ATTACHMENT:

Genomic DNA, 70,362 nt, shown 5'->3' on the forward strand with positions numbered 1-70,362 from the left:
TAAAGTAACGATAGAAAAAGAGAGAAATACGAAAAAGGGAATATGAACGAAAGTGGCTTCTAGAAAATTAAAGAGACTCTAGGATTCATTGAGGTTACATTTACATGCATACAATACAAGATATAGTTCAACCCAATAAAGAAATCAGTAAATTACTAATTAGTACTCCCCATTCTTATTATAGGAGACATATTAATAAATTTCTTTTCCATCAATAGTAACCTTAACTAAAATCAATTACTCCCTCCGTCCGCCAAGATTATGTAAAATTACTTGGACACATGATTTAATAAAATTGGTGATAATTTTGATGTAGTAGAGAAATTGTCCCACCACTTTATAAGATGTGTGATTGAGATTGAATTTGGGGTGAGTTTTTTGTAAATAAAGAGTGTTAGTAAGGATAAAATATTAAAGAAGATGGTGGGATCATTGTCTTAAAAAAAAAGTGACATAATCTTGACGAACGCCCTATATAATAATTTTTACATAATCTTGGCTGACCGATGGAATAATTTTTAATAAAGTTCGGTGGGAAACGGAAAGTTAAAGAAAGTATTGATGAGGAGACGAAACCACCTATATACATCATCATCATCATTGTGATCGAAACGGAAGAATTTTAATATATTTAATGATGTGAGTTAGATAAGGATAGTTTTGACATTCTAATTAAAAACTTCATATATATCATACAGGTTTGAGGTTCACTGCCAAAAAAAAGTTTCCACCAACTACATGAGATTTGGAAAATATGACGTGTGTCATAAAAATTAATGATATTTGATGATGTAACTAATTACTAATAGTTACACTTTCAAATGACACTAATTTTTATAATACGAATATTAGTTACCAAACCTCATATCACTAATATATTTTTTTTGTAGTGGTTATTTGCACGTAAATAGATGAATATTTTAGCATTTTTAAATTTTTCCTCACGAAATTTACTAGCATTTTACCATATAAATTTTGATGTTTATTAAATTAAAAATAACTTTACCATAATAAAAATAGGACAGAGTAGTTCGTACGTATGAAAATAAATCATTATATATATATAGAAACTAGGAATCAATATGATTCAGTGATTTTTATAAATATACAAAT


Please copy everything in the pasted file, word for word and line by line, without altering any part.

Genomic DNA, 70,362 nt, shown 5'->3' on the forward strand with positions numbered 1-70,362 from the left:
TAAAGTAACGATAGAAAAAGAGAGAAATACGAAAAAGGGAATATGAACGAAAGTGGCTTCTAGAAAATTAAAGAGACTCTAGGATTCATTGAGGTTACATTTACATGCATACAATACAAGATATAGTTCAACCCAATAAAGAAATCAGTAAATTACTAATTAGTACTCCCCATTCTTATTATAGGAGACATATTAATAAATTTCTTTTCCATCAATAGTAACCTTAACTAAAATCAATTACTCCCTCCGTCCGCCAAGATTATGTAAAATTACTTGGACACATGATTTAATAAAATTGGTGATAATTTTGATGTAGTAGAGAAATTGTCCCACCACTTTATAAGATGTGTGATTGAGATTGAATTTGGGGTGAGTTTTTTGTAAATAAAGAGTGTTAGTAAGGATAAAATATTAAAGAAGATGGTGGGATCATTGTCTTAAAAAAAAAGTGACATAATCTTGACGAACGCCCTATATAATAATTTTTACATAATCTTGGCTGACCGATGGAATAATTTTTAATAAAGTTCGGTGGGAAACGGAAAGTTAAAGAAAGTATTGATGAGGAGACGAAACCACCTATATACATCATCATCATCATTGTGATCGAAACGGAAGAATTTTAATATATTTAATGATGTGAGTTAGATAAGGATAGTTTTGACATTCTAATTAAAAACTTCATATATATCATACAGGTTTGAGGTTCACTGCCAAAAAAAAGTTTCCACCAACTACATGAGATTTGGAAAATATGACGTGTGTCATAAAAATTAATGATATTTGATGATGTAACTAATTACTAATAGTTACACTTTCAAATGACACTAATTTTTATAATACGAATATTAGTTACCAAACCTCATATCACTAATATATTTTTTTTGTAGTGGTTATTTGCACGTAAATAGATGAATATTTTAGCATTTTTAAATTTTTCCTCACGAAATTTACTAGCATTTTACCATATAAATTTTGATGTTTATTAAATTAAAAATAACTTTACCATAATAAAAATAGGACAGAGTAGTTCGTACGTATGAAAATAAATCATTATATATATATAGAAACTAGGAATCAATATGATTCAGTGATTTTTATAAATATACAAAT